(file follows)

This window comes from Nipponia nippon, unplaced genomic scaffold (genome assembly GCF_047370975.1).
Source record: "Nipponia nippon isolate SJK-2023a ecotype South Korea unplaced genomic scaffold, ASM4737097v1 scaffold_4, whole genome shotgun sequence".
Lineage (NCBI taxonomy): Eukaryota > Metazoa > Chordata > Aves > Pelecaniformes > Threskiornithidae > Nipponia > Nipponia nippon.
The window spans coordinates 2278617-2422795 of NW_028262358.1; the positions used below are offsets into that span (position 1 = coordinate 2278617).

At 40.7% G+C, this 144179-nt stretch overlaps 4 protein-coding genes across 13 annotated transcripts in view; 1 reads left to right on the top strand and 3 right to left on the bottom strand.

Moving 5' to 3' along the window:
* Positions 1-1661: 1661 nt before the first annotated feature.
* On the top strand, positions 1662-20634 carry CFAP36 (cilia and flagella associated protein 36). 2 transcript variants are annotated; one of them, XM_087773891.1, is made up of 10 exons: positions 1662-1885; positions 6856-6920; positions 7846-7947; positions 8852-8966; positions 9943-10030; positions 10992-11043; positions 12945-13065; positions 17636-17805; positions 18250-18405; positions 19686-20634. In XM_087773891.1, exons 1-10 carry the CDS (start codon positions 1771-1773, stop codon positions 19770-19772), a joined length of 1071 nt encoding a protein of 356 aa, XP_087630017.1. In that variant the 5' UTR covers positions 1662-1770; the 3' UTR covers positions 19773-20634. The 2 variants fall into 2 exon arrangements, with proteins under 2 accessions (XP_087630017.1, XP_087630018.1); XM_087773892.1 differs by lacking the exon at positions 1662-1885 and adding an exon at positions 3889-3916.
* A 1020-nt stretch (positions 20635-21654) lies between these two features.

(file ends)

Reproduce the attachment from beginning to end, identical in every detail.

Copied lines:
This window comes from Nipponia nippon, unplaced genomic scaffold (genome assembly GCF_047370975.1).
Source record: "Nipponia nippon isolate SJK-2023a ecotype South Korea unplaced genomic scaffold, ASM4737097v1 scaffold_4, whole genome shotgun sequence".
Lineage (NCBI taxonomy): Eukaryota > Metazoa > Chordata > Aves > Pelecaniformes > Threskiornithidae > Nipponia > Nipponia nippon.
The window spans coordinates 2278617-2422795 of NW_028262358.1; the positions used below are offsets into that span (position 1 = coordinate 2278617).

At 40.7% G+C, this 144179-nt stretch overlaps 4 protein-coding genes across 13 annotated transcripts in view; 1 reads left to right on the top strand and 3 right to left on the bottom strand.

Moving 5' to 3' along the window:
* Positions 1-1661: 1661 nt before the first annotated feature.
* On the top strand, positions 1662-20634 carry CFAP36 (cilia and flagella associated protein 36). 2 transcript variants are annotated; one of them, XM_087773891.1, is made up of 10 exons: positions 1662-1885; positions 6856-6920; positions 7846-7947; positions 8852-8966; positions 9943-10030; positions 10992-11043; positions 12945-13065; positions 17636-17805; positions 18250-18405; positions 19686-20634. In XM_087773891.1, exons 1-10 carry the CDS (start codon positions 1771-1773, stop codon positions 19770-19772), a joined length of 1071 nt encoding a protein of 356 aa, XP_087630017.1. In that variant the 5' UTR covers positions 1662-1770; the 3' UTR covers positions 19773-20634. The 2 variants fall into 2 exon arrangements, with proteins under 2 accessions (XP_087630017.1, XP_087630018.1); XM_087773892.1 differs by lacking the exon at positions 1662-1885 and adding an exon at positions 3889-3916.
* A 1020-nt stretch (positions 20635-21654) lies between these two features.